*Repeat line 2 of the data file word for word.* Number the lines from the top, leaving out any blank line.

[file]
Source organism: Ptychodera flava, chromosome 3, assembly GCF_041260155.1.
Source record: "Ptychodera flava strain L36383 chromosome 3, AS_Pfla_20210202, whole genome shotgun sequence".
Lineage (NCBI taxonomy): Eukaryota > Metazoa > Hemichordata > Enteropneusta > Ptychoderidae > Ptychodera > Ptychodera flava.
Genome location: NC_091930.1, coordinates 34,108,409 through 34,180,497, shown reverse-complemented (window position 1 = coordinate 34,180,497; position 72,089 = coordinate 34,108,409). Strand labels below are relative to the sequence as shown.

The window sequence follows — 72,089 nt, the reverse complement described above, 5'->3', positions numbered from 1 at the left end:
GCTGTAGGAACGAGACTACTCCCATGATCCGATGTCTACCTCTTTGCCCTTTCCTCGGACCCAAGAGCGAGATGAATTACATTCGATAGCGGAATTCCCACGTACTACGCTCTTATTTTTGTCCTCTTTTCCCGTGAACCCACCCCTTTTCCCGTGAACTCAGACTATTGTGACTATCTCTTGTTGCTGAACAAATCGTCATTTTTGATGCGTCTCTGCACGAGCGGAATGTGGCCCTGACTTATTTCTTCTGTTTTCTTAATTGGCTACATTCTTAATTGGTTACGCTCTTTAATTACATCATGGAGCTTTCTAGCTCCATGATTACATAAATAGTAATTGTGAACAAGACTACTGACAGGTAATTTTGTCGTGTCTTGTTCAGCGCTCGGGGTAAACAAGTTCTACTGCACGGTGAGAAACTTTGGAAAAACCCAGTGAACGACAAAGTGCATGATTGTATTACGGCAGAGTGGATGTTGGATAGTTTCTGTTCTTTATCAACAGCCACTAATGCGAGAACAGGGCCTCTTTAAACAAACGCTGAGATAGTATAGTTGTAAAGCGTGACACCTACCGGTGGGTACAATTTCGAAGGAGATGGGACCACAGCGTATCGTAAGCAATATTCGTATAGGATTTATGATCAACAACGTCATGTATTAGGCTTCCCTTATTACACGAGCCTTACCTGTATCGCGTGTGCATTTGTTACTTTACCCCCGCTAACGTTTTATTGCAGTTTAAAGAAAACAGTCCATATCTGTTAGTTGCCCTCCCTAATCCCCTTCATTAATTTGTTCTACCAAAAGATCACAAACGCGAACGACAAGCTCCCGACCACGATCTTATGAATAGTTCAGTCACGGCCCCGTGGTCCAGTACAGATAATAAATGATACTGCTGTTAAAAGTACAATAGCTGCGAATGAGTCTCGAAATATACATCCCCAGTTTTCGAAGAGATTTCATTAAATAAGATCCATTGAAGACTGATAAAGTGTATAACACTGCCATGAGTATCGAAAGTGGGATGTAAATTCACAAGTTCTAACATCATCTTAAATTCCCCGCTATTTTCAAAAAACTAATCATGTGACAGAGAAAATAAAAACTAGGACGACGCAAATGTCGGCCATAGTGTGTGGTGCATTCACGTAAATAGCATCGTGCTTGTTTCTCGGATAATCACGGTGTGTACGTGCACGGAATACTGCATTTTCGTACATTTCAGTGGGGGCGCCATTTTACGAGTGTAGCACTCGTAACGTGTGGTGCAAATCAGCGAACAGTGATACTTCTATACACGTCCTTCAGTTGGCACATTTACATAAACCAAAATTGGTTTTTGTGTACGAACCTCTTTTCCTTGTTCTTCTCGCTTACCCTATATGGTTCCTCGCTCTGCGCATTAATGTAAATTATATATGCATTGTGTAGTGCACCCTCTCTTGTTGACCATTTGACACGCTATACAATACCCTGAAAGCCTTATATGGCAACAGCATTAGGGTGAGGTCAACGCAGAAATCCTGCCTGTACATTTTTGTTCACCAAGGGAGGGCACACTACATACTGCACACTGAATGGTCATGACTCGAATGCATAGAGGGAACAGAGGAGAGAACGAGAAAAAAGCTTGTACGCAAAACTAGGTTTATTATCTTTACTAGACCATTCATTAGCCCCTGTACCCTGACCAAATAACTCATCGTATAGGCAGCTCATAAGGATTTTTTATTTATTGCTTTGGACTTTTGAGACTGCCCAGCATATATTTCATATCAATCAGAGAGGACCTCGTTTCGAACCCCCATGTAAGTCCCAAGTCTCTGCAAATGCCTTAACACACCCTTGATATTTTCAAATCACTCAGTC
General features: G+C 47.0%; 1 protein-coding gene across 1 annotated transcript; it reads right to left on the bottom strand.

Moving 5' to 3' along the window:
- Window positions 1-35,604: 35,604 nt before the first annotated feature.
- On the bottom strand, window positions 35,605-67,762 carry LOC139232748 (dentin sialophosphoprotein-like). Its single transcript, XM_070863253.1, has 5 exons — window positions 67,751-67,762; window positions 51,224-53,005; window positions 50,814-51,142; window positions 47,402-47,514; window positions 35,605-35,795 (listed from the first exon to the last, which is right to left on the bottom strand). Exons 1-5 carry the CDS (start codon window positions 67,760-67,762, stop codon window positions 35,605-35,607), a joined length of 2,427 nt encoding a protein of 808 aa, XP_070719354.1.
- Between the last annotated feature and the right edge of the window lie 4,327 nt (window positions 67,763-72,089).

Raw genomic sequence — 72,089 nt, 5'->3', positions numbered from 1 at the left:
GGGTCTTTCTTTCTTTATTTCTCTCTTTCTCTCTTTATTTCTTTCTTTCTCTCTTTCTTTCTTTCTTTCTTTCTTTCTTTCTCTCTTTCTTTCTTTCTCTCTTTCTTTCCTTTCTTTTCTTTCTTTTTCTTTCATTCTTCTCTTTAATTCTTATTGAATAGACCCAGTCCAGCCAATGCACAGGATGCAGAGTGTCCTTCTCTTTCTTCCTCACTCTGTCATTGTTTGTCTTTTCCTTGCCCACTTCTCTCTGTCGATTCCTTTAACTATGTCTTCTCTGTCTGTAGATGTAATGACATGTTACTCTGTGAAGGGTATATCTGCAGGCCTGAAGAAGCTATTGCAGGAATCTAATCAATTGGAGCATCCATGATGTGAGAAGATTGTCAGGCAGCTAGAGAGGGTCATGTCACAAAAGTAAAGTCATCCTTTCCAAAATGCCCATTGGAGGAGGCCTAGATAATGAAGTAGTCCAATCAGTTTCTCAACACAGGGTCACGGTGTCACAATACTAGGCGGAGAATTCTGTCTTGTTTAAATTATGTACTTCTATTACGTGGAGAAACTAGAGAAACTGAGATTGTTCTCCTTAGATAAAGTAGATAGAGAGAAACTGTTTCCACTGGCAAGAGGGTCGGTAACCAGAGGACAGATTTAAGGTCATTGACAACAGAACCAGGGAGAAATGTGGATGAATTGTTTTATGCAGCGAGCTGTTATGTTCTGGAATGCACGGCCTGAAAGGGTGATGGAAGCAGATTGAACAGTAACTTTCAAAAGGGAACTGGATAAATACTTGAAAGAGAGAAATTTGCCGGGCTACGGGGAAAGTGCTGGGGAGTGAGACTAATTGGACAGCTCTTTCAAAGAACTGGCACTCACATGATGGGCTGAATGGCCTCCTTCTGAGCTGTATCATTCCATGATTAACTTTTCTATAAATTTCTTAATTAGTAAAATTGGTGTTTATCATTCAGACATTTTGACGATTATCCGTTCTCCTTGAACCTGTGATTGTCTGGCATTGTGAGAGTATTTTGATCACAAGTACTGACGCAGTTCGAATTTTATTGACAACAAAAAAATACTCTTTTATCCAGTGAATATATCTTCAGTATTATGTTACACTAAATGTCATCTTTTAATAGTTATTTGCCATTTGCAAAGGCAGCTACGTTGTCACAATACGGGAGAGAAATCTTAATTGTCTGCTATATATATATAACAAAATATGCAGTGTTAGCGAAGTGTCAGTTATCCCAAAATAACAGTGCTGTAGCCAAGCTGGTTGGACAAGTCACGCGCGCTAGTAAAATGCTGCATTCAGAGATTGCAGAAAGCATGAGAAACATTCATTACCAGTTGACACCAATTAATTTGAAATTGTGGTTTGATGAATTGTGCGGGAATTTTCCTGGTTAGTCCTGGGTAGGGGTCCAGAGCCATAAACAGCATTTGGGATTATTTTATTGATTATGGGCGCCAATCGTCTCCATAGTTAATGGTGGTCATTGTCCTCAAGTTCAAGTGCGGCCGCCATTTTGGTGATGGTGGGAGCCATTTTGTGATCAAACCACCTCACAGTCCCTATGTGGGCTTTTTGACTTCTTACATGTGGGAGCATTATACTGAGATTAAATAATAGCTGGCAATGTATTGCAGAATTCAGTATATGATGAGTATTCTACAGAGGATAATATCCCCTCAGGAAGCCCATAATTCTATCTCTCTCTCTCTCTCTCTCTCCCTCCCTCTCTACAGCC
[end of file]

Source record: "Ptychodera flava strain L36383 chromosome 3, AS_Pfla_20210202, whole genome shotgun sequence".